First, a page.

And this is why I am so impressed, when you need help you get it at once and the backup is first class.

I feel so lucky to be here rather than in a place where you have to wait weeks for an appointment and months for tests.

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7 Responses to Health Care in Tenerife

  1. palmeyra says:

    I think the health service here is generally very good for urgent problems, and serious problems, like cancer, heart attack, accident etc. It is not so good if your problem is one which causes you quite bad pain and suffering, but does not actually threaten your life. Routine checks are also probably better than in the UK . . blood pressure checks, ECG’s etc. . . . but waiting lists to see for example a rheumatologist, or a dermatologist or orthopaedic surgeon
    have been more than a year in my case. Of course, I didn’t bother to wait . . .

  2. Maria says:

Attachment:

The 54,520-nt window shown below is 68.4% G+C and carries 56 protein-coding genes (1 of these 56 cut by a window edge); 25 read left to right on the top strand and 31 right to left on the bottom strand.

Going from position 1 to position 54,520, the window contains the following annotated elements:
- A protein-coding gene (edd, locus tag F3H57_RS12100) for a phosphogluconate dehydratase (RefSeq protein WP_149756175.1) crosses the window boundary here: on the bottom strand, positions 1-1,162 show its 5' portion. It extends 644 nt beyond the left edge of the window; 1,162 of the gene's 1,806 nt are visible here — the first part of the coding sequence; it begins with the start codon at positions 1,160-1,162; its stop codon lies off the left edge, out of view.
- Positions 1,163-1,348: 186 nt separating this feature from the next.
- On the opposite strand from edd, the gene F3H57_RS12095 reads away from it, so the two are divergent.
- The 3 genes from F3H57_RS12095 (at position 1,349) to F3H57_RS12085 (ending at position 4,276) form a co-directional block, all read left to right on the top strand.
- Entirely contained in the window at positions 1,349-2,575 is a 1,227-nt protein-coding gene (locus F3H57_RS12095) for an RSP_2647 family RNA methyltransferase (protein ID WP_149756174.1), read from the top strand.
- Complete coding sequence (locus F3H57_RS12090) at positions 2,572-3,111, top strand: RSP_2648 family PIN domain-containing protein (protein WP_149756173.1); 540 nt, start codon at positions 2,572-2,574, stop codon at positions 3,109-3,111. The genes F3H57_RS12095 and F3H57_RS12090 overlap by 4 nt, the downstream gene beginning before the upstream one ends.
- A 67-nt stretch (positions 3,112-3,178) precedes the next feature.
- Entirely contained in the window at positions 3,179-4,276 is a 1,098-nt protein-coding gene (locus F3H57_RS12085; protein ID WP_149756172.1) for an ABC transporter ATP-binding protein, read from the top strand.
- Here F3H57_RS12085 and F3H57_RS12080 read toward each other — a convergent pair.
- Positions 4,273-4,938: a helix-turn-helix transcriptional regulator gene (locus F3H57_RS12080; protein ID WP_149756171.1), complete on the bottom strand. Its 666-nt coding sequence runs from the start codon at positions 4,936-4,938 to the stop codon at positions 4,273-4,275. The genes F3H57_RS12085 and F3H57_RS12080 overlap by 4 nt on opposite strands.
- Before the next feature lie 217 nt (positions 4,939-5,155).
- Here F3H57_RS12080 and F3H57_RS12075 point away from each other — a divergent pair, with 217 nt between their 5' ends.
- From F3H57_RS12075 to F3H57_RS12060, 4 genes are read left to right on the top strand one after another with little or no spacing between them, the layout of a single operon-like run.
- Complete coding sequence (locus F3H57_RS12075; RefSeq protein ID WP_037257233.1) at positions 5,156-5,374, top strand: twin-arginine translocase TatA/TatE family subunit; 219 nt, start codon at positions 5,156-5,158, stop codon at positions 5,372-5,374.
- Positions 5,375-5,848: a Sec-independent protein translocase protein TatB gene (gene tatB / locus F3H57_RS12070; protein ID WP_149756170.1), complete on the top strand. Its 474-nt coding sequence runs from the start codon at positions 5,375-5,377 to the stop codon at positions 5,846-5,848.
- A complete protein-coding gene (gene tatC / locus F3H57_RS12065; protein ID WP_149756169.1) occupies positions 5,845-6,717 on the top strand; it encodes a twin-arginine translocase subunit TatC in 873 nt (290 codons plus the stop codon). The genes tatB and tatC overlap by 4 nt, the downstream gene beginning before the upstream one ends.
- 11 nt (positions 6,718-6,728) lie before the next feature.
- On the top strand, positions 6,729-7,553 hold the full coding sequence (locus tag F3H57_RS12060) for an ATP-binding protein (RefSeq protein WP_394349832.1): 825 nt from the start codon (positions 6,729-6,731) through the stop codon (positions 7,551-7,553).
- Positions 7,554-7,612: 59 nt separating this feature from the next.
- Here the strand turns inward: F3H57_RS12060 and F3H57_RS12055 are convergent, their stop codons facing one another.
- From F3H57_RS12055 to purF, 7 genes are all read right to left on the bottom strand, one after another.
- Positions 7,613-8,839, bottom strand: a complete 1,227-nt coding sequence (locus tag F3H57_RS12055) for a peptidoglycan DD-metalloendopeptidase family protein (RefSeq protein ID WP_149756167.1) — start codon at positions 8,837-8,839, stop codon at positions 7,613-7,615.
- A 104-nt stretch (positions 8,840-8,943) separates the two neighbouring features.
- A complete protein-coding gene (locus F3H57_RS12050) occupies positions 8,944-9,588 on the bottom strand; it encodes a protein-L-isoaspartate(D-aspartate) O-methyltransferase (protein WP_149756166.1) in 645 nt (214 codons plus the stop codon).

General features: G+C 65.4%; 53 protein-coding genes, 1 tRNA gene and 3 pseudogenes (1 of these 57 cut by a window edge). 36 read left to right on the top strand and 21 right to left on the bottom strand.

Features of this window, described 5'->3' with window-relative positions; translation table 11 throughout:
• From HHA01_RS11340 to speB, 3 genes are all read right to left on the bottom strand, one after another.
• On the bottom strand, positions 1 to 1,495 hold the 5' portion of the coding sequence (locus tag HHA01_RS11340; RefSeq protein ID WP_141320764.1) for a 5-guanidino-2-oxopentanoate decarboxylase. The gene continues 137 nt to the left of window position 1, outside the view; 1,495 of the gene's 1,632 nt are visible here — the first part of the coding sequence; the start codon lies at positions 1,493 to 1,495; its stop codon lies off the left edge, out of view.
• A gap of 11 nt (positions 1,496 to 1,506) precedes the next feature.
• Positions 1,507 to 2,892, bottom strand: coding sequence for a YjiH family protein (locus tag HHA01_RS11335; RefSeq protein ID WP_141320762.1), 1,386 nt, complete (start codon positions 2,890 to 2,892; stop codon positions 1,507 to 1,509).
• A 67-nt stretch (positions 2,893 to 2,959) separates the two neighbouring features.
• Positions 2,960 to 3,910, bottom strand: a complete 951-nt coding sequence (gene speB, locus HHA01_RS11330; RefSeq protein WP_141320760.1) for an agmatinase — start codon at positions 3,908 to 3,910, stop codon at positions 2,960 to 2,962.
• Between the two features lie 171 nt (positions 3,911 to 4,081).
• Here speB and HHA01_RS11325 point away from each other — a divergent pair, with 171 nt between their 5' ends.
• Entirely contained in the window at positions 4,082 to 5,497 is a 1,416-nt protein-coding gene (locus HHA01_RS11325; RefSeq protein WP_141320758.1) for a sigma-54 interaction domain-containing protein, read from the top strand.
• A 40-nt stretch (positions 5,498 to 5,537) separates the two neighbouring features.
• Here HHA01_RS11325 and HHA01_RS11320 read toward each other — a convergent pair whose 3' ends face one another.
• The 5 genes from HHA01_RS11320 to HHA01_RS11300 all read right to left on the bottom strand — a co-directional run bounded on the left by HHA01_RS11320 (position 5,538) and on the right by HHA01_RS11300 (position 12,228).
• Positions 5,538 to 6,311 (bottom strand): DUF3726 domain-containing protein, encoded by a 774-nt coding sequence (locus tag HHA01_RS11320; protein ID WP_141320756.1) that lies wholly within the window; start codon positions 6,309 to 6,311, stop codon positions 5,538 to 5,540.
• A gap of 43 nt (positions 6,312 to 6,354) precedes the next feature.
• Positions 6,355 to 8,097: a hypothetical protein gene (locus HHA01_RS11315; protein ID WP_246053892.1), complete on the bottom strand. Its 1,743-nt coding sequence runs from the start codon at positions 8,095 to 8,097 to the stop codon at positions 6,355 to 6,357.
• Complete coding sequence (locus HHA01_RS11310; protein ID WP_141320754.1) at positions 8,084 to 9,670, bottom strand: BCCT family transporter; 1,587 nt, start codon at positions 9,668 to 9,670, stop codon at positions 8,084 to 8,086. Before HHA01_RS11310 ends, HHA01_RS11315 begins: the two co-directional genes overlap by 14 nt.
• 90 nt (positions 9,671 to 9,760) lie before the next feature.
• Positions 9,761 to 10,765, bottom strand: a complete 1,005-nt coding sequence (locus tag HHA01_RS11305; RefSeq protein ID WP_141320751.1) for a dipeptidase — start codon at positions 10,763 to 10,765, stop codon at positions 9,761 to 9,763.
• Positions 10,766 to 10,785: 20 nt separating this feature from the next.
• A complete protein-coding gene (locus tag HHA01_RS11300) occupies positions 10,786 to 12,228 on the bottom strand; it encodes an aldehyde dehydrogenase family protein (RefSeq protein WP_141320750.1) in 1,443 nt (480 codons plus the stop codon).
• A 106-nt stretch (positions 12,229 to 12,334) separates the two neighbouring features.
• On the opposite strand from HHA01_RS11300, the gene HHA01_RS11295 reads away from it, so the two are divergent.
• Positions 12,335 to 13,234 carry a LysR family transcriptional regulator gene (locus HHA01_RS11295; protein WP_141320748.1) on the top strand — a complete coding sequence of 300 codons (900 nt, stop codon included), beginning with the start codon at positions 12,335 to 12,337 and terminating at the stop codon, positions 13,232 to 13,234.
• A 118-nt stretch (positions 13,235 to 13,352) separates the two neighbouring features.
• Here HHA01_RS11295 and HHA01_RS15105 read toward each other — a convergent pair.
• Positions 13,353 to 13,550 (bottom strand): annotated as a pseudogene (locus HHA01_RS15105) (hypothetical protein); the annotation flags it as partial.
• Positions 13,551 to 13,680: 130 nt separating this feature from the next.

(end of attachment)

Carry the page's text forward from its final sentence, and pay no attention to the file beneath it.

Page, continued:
There are many nice experiences I can talk about in Tenerife, but that would be speaking generally and the subject here it’s more specific. When it comes to healthcare in Tenerife, the people who live here knows it’s far from being the best thing this island have to offer.
    No, it’s not my personal experience, it’s every single local and national citizen’s experience every single day. Like I say, it’s no news, speacially if you read Spanish newspapers (in Spanish). Here I give you some statistics that most people in Tenerife know first hand: operation waiting lists. The least you have to wait is 6 months and now that has increased!
    http://web.eldia.es/canarias/2016-02-09/7-lista-espera-quirurgica-seis-meses-sube-casi.htm

    • ..it’s every single local and national citizen’s experience every single day ..

      I suspect Maria that that statement is also a generalisation because I also know people who have had good experiences. So in this instance I think we agree to disagree, however should me or my family need to see a specialist or have an operation, I will let you know if I have a change of mind.

      • Maria says: